Apple Strips Java Browser Plug-Ins From Mac OS X

Matt Broersma is a long standing tech freelance, who has worked for Ziff-Davis, ZDnet and other leading publications

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Following a string of security troubles this year, Apple has issued an update that removes Mac browsers’ ability to run Java applets

Apple’s latest Java update for Mac OS X not only fixes a number of security flaws, it also removes the browser plug-in from the user’s system, according to the company.

“This update uninstalls the Apple-provided Java applet plug-in from all web browsers,” Apple said in documentation accompanying the update last week.

Java applets removed

The move, which follows a series of security incidents in recent months, means that users who install the update will no longer be able to run Java applets in their browsers. If Java is required, users will see a “Missing Plug-in” notification and a download button.

To run Java applets, users will need to download Oracle’s runtime and run this alongside the Apple-provided software already on their system. Previously Apple’s Mac OS X-tuned Java carried out all of the operating system’s Java functions.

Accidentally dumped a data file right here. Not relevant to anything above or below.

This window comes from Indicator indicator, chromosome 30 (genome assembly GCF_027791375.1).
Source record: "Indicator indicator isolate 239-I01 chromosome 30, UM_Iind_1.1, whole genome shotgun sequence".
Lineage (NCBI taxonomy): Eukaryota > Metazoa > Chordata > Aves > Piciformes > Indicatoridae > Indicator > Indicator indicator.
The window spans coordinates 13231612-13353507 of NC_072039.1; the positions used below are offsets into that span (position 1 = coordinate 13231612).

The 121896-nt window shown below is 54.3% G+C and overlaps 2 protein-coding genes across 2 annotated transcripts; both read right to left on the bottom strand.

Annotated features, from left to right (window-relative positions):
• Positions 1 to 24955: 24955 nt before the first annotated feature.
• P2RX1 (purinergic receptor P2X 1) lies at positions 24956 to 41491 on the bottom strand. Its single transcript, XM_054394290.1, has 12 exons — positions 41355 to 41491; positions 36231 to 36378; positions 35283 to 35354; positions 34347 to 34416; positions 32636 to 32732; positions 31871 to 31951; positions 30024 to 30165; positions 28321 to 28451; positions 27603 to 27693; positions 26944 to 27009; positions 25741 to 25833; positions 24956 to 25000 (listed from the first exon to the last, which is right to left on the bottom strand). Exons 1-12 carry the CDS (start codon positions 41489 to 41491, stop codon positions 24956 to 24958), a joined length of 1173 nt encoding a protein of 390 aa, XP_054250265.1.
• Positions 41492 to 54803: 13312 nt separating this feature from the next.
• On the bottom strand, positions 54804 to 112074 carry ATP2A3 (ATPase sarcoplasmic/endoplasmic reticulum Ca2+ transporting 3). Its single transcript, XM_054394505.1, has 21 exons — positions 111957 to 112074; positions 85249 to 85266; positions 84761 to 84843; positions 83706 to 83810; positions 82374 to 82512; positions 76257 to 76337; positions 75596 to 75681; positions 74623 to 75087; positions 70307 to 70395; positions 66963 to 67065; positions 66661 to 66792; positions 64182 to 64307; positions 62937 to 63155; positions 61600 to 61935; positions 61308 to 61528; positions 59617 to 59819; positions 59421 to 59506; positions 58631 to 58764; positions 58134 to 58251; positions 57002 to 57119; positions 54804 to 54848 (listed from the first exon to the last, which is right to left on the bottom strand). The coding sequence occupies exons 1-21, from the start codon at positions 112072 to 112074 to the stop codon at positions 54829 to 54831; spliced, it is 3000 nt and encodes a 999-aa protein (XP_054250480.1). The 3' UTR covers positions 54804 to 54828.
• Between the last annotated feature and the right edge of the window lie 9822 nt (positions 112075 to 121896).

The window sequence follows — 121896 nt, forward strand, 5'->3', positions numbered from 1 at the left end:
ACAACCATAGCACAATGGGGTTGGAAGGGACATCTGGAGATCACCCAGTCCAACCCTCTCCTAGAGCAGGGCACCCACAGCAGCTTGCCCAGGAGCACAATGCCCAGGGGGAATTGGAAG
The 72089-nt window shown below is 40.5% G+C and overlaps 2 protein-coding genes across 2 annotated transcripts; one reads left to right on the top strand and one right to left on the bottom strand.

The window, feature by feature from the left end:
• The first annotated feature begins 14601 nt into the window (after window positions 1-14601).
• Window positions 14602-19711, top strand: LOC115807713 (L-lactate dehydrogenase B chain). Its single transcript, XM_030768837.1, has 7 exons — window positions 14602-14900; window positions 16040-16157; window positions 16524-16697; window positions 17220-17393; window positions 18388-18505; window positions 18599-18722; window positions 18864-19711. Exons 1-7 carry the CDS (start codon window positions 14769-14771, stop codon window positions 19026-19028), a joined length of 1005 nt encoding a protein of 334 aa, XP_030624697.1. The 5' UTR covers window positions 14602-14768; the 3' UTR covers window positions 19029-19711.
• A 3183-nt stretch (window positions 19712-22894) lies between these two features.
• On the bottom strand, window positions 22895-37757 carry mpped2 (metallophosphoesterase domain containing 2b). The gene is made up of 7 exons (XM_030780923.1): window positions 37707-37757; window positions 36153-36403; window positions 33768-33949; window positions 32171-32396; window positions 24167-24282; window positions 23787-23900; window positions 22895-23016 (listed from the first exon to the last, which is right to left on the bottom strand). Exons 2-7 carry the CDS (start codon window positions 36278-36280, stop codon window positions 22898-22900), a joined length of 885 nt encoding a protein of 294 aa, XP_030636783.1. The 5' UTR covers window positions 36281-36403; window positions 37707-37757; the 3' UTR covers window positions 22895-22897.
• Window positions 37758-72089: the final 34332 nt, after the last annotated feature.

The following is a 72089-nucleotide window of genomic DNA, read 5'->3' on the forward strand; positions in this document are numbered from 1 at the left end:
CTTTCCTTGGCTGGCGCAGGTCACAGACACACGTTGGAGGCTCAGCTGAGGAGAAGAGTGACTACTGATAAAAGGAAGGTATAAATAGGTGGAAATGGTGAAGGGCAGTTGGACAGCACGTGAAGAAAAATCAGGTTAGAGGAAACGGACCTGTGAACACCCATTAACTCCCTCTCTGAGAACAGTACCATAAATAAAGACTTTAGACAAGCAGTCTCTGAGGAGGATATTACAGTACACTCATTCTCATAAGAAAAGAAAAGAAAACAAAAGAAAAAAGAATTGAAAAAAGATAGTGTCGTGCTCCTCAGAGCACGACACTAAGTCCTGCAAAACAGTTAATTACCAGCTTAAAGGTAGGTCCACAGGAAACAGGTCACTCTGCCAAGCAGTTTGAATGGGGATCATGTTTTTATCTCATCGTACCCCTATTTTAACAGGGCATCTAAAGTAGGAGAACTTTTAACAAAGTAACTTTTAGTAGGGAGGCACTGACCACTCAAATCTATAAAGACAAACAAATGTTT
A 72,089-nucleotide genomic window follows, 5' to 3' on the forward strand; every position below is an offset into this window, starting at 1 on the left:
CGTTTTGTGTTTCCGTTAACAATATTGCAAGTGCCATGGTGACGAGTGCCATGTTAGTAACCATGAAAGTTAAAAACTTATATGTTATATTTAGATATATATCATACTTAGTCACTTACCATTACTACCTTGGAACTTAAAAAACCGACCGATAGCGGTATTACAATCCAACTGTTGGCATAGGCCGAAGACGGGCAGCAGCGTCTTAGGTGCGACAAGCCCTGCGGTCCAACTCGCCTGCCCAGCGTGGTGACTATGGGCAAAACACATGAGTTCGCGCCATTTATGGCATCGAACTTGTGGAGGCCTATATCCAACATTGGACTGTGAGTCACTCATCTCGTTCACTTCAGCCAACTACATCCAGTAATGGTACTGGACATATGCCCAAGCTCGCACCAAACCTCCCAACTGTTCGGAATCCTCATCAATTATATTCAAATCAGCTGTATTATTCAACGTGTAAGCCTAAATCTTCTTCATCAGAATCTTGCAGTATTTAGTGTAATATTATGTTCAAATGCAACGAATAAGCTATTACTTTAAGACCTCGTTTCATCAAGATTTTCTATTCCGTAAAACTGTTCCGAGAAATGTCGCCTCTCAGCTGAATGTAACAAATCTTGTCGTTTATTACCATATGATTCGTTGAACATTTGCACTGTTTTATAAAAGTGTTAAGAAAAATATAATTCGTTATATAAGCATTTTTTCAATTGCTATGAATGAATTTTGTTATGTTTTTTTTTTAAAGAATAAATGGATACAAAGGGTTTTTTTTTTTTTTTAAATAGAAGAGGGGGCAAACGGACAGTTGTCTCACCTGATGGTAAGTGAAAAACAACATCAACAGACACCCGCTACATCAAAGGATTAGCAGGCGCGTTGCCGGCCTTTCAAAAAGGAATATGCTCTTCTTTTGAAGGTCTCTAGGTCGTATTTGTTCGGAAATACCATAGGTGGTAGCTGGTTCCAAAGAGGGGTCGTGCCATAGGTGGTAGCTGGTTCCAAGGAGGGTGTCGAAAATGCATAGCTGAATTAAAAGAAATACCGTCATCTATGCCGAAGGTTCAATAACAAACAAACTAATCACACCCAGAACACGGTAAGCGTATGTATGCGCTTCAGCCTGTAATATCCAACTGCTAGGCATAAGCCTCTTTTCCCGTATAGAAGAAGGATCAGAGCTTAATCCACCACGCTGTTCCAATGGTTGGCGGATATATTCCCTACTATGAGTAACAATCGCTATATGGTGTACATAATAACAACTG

Java has been hit by a number of security incidents over the past few months. In August, Oracle issued an out-of-band security patch to fix a flaw found by Polish security firm Security Explorations. A few days following the patch’s release, however, Security Explorations found another potentially serious security flaw.

The new flaws were fixed in Oracle’s update last week, but not before hackers actively exploited them.

For Mac users the situation has been complicated by the fact that Apple handles Mac security patches for Java 6, meaning that each time Oracle issues a Java 6 patch Apple must adapt it for Mac OS X, a process that can take anywhere from one day to several weeks. In 2010 Apple handed full responsibility to Oracle for future versions, meaning that Oracle directly handles Java 7 updates for the Mac.

Flashback infections

In March and April hundreds of thousands of Macs were infected by the Flashback worm, which made use of a Java vulnerability. At that time Apple was criticised for its slowness to patch the flaw.

Apple’s response to Java’s security problems has been to progressively limit Macs’ use of Java in browsers, the vector through which Java attacks are generally carried out. Beginning with OS X 10.7 (Lion), Apple stopped shipping OS X with Java pre-installed, and a more recent update tells browsers to switch Java off if it hasn’t been used lately.

The company’s moves are a sound response which limits Mac OS X’s exposure to security problems, according to Paul Ducklin, head of technology at security firm Sophos.

“For some time (our) advice has been to get rid of Java altogether if you don’t need it, or to ban it from your browser if you use Java only for running pre-installed applications,” he wrote in a blog post.

He noted that the latest Java updates fixe 30 security holes in total, all of one but which could allow the execution of malicious code on a system.

Oracle’s next scheduled update for Java is planned for 19 February, 2013.

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